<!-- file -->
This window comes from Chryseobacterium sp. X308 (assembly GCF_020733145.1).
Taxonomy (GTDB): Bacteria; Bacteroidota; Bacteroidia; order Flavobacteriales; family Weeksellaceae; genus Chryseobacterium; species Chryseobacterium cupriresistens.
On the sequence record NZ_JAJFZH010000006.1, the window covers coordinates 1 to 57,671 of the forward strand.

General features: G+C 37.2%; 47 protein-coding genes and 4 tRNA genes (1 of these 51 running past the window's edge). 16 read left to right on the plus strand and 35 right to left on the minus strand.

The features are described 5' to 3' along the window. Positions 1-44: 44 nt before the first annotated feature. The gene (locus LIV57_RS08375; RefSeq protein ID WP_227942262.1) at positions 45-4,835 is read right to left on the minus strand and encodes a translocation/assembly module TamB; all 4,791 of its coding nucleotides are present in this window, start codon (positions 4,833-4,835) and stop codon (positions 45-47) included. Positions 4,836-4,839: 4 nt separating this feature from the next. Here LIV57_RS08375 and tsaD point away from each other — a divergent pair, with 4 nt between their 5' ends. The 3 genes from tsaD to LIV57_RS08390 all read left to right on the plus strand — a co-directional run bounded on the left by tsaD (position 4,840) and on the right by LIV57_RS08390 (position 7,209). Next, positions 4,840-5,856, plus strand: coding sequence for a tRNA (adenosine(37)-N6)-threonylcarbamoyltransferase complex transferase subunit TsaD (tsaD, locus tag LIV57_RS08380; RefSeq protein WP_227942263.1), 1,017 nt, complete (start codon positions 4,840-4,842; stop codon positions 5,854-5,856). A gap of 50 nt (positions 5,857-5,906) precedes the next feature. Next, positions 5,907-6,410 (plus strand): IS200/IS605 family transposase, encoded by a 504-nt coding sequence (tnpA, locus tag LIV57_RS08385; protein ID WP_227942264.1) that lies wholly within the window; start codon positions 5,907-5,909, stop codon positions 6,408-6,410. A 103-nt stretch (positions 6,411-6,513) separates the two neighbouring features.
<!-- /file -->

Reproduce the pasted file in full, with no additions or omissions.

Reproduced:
This window comes from Chryseobacterium sp. X308 (assembly GCF_020733145.1).
Taxonomy (GTDB): Bacteria; Bacteroidota; Bacteroidia; order Flavobacteriales; family Weeksellaceae; genus Chryseobacterium; species Chryseobacterium cupriresistens.
On the sequence record NZ_JAJFZH010000006.1, the window covers coordinates 1 to 57,671 of the forward strand.

General features: G+C 37.2%; 47 protein-coding genes and 4 tRNA genes (1 of these 51 running past the window's edge). 16 read left to right on the plus strand and 35 right to left on the minus strand.

The features are described 5' to 3' along the window. Positions 1-44: 44 nt before the first annotated feature. The gene (locus LIV57_RS08375; RefSeq protein ID WP_227942262.1) at positions 45-4,835 is read right to left on the minus strand and encodes a translocation/assembly module TamB; all 4,791 of its coding nucleotides are present in this window, start codon (positions 4,833-4,835) and stop codon (positions 45-47) included. Positions 4,836-4,839: 4 nt separating this feature from the next. Here LIV57_RS08375 and tsaD point away from each other — a divergent pair, with 4 nt between their 5' ends. The 3 genes from tsaD to LIV57_RS08390 all read left to right on the plus strand — a co-directional run bounded on the left by tsaD (position 4,840) and on the right by LIV57_RS08390 (position 7,209). Next, positions 4,840-5,856, plus strand: coding sequence for a tRNA (adenosine(37)-N6)-threonylcarbamoyltransferase complex transferase subunit TsaD (tsaD, locus tag LIV57_RS08380; RefSeq protein WP_227942263.1), 1,017 nt, complete (start codon positions 4,840-4,842; stop codon positions 5,854-5,856). A gap of 50 nt (positions 5,857-5,906) precedes the next feature. Next, positions 5,907-6,410 (plus strand): IS200/IS605 family transposase, encoded by a 504-nt coding sequence (tnpA, locus tag LIV57_RS08385; protein ID WP_227942264.1) that lies wholly within the window; start codon positions 5,907-5,909, stop codon positions 6,408-6,410. A 103-nt stretch (positions 6,411-6,513) separates the two neighbouring features.